Published August 5, 2022
Gary J. Whitman
2022–2023 ARRS President
Every year, medical students, early in their educational journeys, are encouraged by deans and other high-ranking medical school administrators to consider primary care (internal medicine, family medicine, or pediatrics) as a career choice. Most of us chose a different, more specialized route and wound up in radiology.
Now, I would like to encourage you to be a primary radiologist. By saying primary radiologist, I am not encouraging you to go into primary care, but rather to be the best radiologist that you can be. Primary radiologists are leading radiologists—working at a very high level, communicating clearly and effectively with referring physicians and patients, and keeping up to date with new developments in imaging and medicine. Most practices or groups have a primary radiologist—the highly accurate radiologist who is consulted on the most difficult cases and who is always available to help.
The primary radiologist’s role is based heavily on earning the respect of others. A primary radiologist is the one you and others turn to when you need an expert opinion. Oftentimes, a colleague will ask, did you show the case to Dr. _____? Alternatively, one may want an opinion on how Dr. _____ would approach a difficult procedure.
It is difficult to be a primary radiologist. There are ongoing global stressors, like the COVID-19 pandemic, and stressors affecting radiologists, including high burnout rates and an ever-increasing workload. Bhargavan et al. noted that when 2006–2007 data was compared to 2002–2003 data, the annual workload per full-time equivalent radiologist increased by 7%. When 2006–2007 data was compared to data from 1991–1992, the annual workload per full-time equivalent radiologist increased by 70.3%! Now, 2006–2007 seems like a long time ago, and, undoubtedly, workloads have continued to rise over the last 15 years.
How do we become primary radiologists in the current milieu? When we think of doing a great job, we need to define success. Success may be defined differently by deans, hospital administrators, chairs, section heads, and individual radiologists. As many of us are working very hard these days, it makes sense to think about what success means. John Wooden served as the basketball coach at the University of California, Los Angeles (UCLA) from 1948 to 1975. During that time, he led the UCLA Bruins to 10 National Collegiate Athletic Association (NCAA) basketball championships. I like John Wooden’s definition of success. Coach Wooden stated that “success is peace of mind which is a direct result of self-satisfaction in knowing you did your best to become the best that you are capable of becoming.”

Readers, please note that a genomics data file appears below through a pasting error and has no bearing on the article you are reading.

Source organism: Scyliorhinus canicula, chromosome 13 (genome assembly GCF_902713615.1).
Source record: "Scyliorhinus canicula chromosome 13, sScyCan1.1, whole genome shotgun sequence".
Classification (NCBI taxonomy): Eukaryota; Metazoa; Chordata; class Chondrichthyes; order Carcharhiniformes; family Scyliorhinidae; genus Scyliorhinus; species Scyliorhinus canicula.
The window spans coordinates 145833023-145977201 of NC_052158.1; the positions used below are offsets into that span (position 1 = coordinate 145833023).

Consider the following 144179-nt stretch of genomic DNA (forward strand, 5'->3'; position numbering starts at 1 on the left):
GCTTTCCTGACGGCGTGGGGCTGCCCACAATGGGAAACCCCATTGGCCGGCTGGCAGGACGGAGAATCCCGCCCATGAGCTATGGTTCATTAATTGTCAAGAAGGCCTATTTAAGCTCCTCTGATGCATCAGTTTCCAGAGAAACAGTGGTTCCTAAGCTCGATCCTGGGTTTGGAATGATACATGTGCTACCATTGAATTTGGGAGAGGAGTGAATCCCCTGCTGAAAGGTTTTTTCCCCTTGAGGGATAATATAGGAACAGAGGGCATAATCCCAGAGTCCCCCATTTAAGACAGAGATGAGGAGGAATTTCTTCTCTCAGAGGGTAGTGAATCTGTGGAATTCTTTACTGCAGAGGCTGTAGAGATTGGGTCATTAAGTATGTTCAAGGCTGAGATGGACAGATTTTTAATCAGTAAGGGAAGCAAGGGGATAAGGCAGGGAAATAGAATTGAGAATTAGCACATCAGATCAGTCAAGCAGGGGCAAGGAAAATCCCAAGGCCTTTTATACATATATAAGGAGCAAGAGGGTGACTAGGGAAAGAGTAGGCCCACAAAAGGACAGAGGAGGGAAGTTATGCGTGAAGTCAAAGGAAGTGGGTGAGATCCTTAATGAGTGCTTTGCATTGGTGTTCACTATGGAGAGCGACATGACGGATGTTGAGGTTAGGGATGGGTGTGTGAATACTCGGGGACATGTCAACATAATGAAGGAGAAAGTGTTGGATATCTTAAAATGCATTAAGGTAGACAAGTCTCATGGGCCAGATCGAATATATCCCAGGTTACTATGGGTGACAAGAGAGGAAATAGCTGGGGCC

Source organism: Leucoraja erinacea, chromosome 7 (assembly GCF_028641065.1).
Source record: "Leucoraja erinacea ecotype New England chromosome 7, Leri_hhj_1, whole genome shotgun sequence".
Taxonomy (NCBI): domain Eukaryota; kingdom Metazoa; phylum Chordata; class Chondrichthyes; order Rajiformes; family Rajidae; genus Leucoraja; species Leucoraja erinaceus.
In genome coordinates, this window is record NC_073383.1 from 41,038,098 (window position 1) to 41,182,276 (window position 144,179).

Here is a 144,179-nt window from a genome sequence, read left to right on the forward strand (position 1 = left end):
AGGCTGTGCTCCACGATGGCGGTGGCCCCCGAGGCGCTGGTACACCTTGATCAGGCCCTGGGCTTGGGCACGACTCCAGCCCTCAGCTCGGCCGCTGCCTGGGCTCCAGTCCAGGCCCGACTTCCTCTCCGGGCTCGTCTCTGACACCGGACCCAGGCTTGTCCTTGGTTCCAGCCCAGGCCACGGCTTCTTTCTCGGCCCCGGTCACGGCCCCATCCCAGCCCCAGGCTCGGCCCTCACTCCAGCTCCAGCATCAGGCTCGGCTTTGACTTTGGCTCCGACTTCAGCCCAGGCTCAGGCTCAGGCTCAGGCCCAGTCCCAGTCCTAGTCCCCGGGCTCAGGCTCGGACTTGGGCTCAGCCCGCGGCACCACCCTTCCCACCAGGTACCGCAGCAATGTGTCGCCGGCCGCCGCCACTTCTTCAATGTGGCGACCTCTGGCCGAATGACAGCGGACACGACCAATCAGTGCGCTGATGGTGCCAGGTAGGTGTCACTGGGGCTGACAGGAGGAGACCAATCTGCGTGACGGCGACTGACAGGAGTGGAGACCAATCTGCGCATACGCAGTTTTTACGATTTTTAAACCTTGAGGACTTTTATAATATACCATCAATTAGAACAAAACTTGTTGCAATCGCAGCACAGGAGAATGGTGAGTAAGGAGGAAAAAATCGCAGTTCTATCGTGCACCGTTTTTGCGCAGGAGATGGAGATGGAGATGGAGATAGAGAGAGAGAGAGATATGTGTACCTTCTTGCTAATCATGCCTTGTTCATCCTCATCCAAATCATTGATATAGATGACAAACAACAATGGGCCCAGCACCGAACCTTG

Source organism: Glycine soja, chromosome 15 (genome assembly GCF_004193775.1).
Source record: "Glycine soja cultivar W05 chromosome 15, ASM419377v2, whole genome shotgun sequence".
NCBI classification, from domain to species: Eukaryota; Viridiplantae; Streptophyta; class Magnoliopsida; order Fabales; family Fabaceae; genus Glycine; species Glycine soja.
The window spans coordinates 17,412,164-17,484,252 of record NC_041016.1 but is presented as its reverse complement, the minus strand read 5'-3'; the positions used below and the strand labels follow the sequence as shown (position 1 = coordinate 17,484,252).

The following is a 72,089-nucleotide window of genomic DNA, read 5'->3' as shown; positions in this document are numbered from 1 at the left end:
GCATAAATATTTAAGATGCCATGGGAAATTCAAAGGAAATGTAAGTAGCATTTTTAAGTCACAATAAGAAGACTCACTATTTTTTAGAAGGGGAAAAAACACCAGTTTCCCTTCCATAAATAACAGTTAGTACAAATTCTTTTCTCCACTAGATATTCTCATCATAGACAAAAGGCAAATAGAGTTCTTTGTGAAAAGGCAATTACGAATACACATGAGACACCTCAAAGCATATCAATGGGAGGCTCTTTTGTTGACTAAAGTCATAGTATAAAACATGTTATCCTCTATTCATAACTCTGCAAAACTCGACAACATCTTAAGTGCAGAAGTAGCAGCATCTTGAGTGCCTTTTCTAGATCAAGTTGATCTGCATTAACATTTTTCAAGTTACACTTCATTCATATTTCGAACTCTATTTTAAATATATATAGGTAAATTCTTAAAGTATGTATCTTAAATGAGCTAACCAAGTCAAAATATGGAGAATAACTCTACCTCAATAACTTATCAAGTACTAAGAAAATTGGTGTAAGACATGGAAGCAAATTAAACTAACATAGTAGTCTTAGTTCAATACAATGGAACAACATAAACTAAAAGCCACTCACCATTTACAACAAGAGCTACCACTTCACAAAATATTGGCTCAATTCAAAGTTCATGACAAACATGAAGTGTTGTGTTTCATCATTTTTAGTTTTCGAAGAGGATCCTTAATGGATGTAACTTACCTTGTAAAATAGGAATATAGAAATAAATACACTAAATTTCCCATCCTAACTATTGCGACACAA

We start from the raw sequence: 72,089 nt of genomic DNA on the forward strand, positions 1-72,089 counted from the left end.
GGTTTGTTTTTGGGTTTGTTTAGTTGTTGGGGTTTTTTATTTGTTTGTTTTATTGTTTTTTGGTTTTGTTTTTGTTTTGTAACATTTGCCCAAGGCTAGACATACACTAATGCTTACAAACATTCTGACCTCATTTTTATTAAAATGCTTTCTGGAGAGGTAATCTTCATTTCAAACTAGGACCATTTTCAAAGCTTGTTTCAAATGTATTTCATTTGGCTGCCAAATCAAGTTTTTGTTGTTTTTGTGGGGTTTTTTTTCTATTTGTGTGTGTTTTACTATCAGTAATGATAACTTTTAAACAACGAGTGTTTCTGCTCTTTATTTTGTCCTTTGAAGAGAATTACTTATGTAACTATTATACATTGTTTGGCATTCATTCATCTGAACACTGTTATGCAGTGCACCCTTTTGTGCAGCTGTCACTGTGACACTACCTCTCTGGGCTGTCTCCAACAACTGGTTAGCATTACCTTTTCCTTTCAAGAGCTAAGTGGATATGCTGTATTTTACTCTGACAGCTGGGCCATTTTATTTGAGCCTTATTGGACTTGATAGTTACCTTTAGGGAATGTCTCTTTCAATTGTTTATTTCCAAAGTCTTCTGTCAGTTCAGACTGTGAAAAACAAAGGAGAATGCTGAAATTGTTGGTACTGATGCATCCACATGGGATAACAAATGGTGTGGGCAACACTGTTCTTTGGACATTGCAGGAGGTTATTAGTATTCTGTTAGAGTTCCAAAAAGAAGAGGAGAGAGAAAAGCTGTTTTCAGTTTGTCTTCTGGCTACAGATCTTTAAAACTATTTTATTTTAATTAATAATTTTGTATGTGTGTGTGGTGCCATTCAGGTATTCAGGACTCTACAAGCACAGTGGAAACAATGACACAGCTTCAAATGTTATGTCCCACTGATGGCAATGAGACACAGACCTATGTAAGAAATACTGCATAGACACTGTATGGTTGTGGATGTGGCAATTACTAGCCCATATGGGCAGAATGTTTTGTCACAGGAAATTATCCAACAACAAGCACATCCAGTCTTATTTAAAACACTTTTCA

In Coach Wooden’s Pyramid of Success, industriousness and enthusiasm are major cornerstones. Regarding industriousness, I don’t see radiologists’ workloads diminishing any time soon. In our current world of radiology, I agree with Coach Wooden, who noted that “there is no substitute for work. Worthwhile results come from hard work and careful planning.” When discussing planning and preparation, Coach Wooden stated that “failing to prepare is preparation for failure.” This important maxim applies to individual cases and procedures, as well as to our overall growth and development.
As we strive to be primary radiologists, our continued growth and development is based on self-assessment and identifying educational opportunities to rectify our perceived deficiencies. As we head into a new academic year and try to find top-notch educational content to fill our gaps, I suggest looking into the vast portfolio of educational offerings from our American Roentgen Ray Society. On ARRS.org, you will find information on the 2023 ARRS Annual Meeting in Honolulu, Hawaii, upcoming Live Symposia, Online Courses, Web Lectures, Quick Bytes, and Global Partner Education, including American Journal of Roentgenology (AJR) articles with credit, AJR Webinars, Author Videos, Podcasts, Tweetchats, Visual Abstracts, and much more. Whatever you are looking for, it is very likely that you will find it on the ARRS website and various social media channels.
In our quest to become primary radiologists, a key ingredient is enthusiasm. Coach Wooden noted that enthusiasm “brushes off upon those with whom you come in contact.” He continued, noting that “you must truly enjoy what you are doing.” Being enthusiastic about an unrelenting onslaught of work can be challenging, but we should try to be enthusiastic toward those who really need our services—our patients and our referring providers—and our team members. In general, our teams will function at a higher level if we treat everyone with enthusiastic, professional respect.
In addition to enthusiasm and industriousness, I think that in today’s topsy-turvy world, adaptability is critical. If we are going to be at the top of our game and really be the primary radiologists that we are capable of becoming, we must be able to adapt to new and sometimes unforeseen situations. Coach Wooden defined adaptability as “being able to adjust to any situation at any given time.” Just think of how different October 2019 (pre-COVID) was compared to March 2020 (early in the COVID-19 pandemic). The first COVID-19 outbreak was reported in Wuhan, Hubei, China in November of 2019, and by March 11, 2020, we were involved in a major pandemic with 118,465 confirmed cases of COVID-19 and 4,295 deaths worldwide. As we enter a new academic year, I want to encourage you to be the best radiologist that you can be—to be your best version of a primary radiologist. It won’t be easy, but with industriousness, enthusiasm, and a lot of adaptability, I think that we can do it and enjoy the journey!
The opinions expressed in InPractice magazine are those of the author(s); they do not necessarily reflect the viewpoint or position of the editors, reviewers, or publisher.